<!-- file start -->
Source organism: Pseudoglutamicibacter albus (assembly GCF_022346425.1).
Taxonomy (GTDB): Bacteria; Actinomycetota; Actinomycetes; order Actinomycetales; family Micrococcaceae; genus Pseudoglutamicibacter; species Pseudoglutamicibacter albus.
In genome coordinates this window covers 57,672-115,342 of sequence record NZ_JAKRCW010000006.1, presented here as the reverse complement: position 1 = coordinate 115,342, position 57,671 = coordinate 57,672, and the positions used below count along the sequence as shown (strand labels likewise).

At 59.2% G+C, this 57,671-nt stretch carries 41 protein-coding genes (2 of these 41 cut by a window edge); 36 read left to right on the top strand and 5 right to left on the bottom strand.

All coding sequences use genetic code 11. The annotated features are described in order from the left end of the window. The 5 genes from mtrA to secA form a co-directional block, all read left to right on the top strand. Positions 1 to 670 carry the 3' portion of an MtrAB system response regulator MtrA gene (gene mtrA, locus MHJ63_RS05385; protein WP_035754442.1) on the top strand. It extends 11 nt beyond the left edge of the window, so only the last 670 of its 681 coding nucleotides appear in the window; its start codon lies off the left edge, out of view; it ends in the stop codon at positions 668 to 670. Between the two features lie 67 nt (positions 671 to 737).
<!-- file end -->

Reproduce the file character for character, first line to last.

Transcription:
Source organism: Pseudoglutamicibacter albus (assembly GCF_022346425.1).
Taxonomy (GTDB): Bacteria; Actinomycetota; Actinomycetes; order Actinomycetales; family Micrococcaceae; genus Pseudoglutamicibacter; species Pseudoglutamicibacter albus.
In genome coordinates this window covers 57,672-115,342 of sequence record NZ_JAKRCW010000006.1, presented here as the reverse complement: position 1 = coordinate 115,342, position 57,671 = coordinate 57,672, and the positions used below count along the sequence as shown (strand labels likewise).

At 59.2% G+C, this 57,671-nt stretch carries 41 protein-coding genes (2 of these 41 cut by a window edge); 36 read left to right on the top strand and 5 right to left on the bottom strand.

All coding sequences use genetic code 11. The annotated features are described in order from the left end of the window. The 5 genes from mtrA to secA form a co-directional block, all read left to right on the top strand. Positions 1 to 670 carry the 3' portion of an MtrAB system response regulator MtrA gene (gene mtrA, locus MHJ63_RS05385; protein WP_035754442.1) on the top strand. It extends 11 nt beyond the left edge of the window, so only the last 670 of its 681 coding nucleotides appear in the window; its start codon lies off the left edge, out of view; it ends in the stop codon at positions 668 to 670. Between the two features lie 67 nt (positions 671 to 737).